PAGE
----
Kitten Care at Home

Kitten Care at Home

So you have a new kitten, or perhaps you’re wondering what’s involved before you take the plunge!

The following outlines the 4 key essentials to consider for a new kitten followed by some of the main responsibilities involved in giving your kitten the best start to life.

Your kitten requires a 6 week, 10 week and 14-16 week vaccination. This is to
protect them against serious viral infections.

This is the only permanent identification which links your kitten to you. It is required before registering with the council.

Performed between 4-6 months of age. This will help prevent unwanted behaviours such as roaming, urine marking, and catfighting. It will also prevent health problems such as breast cancer, infected uterus, abscesses, feline AIDs.
It is a day procedure and your kitten will generally have a VERY fast recovery.

There are 3 main parasites you need to protect your kitten against in Melbourne:


Least common but most life-threatening. Will cause heart failure and many animals don’t survive the treatment. Included in many monthly products (i.e. Revolution/ Advocate).


Most common parasite in Melbourne.
Many animals that come to us have fleas- most of the time the owner is unaware.
Burdens are difficult to eradicate. Each flea can lay up to 300 eggs and each egg can survive up to 6 months.
Requires a monthly “squeeze-on” (i.e. Revolution/ Bravecto).


Also common.
Life-threatening in high burdens and young kittens.
Worming is required:
• Every 2 weeks until 3 months old.
• Then monthly until 6 months old.
• Then every 3 months for life.



Please see our handout for further information. We strongly recommend pet insurance as: 75% of insured owners make a claim within the first 2 years AND 1/3 of all pets require costly emergency trip each year.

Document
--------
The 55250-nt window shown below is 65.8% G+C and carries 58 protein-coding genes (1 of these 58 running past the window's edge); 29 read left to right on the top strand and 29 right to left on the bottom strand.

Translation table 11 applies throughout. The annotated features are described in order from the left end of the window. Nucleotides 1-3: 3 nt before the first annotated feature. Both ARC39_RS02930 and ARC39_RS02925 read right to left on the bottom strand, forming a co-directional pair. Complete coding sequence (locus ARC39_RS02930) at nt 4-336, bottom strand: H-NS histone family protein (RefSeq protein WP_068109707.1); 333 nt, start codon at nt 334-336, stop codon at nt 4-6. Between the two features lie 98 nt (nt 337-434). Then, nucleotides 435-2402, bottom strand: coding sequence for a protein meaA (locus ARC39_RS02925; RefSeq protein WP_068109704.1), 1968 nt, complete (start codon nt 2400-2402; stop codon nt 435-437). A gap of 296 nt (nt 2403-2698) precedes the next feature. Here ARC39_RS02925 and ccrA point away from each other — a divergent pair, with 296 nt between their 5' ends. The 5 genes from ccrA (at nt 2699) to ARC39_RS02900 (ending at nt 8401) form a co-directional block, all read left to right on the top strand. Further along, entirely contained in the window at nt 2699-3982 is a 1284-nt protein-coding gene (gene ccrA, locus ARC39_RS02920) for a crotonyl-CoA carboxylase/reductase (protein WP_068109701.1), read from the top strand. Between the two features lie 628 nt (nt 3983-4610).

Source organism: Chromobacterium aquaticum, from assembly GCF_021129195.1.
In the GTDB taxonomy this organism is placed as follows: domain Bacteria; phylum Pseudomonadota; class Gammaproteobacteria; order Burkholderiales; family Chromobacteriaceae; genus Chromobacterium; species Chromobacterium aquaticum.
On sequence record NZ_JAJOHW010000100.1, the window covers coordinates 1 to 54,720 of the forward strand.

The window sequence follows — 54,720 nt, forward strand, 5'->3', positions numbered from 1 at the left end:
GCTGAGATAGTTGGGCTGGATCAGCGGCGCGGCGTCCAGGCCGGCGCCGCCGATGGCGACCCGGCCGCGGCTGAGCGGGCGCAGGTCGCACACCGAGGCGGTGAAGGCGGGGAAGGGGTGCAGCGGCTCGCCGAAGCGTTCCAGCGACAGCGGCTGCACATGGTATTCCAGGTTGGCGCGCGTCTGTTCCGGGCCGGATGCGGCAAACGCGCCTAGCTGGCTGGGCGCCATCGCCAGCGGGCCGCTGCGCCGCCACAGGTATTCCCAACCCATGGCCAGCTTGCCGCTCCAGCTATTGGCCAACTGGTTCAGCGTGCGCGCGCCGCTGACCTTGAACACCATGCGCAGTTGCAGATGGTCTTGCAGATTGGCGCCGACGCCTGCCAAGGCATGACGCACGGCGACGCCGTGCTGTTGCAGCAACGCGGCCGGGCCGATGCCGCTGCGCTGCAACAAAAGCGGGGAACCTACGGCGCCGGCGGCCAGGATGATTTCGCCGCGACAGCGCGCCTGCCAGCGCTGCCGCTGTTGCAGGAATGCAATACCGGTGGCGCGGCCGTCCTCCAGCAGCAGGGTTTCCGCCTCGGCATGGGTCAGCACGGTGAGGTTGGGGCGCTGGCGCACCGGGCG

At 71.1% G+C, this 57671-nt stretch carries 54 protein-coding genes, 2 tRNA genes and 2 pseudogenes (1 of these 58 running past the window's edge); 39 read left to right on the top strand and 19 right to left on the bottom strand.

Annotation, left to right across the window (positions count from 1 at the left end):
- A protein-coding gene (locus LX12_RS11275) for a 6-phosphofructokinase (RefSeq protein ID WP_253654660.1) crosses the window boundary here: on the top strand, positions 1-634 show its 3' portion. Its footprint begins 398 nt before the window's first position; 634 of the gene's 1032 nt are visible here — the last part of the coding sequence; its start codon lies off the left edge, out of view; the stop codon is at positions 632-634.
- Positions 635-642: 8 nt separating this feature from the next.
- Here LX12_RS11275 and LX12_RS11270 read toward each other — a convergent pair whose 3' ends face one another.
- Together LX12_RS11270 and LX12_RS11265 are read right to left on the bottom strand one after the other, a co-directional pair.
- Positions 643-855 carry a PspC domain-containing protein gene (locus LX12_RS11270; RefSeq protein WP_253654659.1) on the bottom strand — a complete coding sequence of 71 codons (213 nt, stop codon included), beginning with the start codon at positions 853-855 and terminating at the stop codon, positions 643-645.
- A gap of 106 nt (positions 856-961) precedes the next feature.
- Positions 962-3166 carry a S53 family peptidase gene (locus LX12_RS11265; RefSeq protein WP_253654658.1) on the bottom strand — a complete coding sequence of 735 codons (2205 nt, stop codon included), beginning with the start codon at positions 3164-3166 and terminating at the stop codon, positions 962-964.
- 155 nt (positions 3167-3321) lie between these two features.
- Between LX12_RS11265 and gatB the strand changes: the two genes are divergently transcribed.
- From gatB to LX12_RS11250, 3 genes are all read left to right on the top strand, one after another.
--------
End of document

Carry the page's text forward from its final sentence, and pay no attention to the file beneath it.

Your kitten should be fed three meals per day.
Reduce to twice daily meals on they reach 4 months of age.
Feed kitten food until 6-12 months of age before switching to adult food.

How much do I feed my kitten?
It is important for your kitten to have a regimented feeding schedule once they are over 12 weeks old. Grazing dry food IS NOT ideal as this will promote obesity. Follow package directions for an indication of how much to start with. If there is food leftover after 10 minutes then reduce the amount given next time.

What should I feed my kitten?
Cats are not active water seekers as they evolved in the desert and naturally get moisture from their prey. Therefore their diet should consist of a HIGH MOISTURE.
Offer wet and dry food to expose your kitten to a variety of textures. This should avoid fussiness when they are older.

Once your kitten reaches 6 months of age– gradually transition them to an 80% wet food diet: 20% dry food diet.

The only dry food we recommend is Royal Canin Dental or Hills t/d to help maintain dental hygiene.
What wet foods do we recommend?
Ziwipeak, Royal Canin, Hills Science etc.

For cats addicted to dry food– Ziwipeak and Royal Canin Mature are other preferences apart from Royal Canin Dental.

• Onions, garlic
• Chocolate products
• Coffee products
• Grapes/raisins,
• Sugar-free products (gum, ice cream etc)
• Yeast dough
• Excessive fresh fish, fatty foods (bones, pork chops, sausages).

DO NOT ALLOW ACCESS TO string, Lillies, rat sack, antifreeze, cleaning chemicals, Panadol, Aspirin etc.

Should you have an indoor cat? In one word—YES!

1. Parasite infestation – fleas, intestinal worms, heartworm.
2. Catfighting and abscesses
3. Feline AIDs infection from a cat bite
4. Cat flu, Toxoplasma, Giardia infection and many more
5. Ingesting a toxic/ deadly poison.
6. Breeding and overpopulation if not desexed.
7. Snakebite
8. Getting lost or trapped
9. Dog attack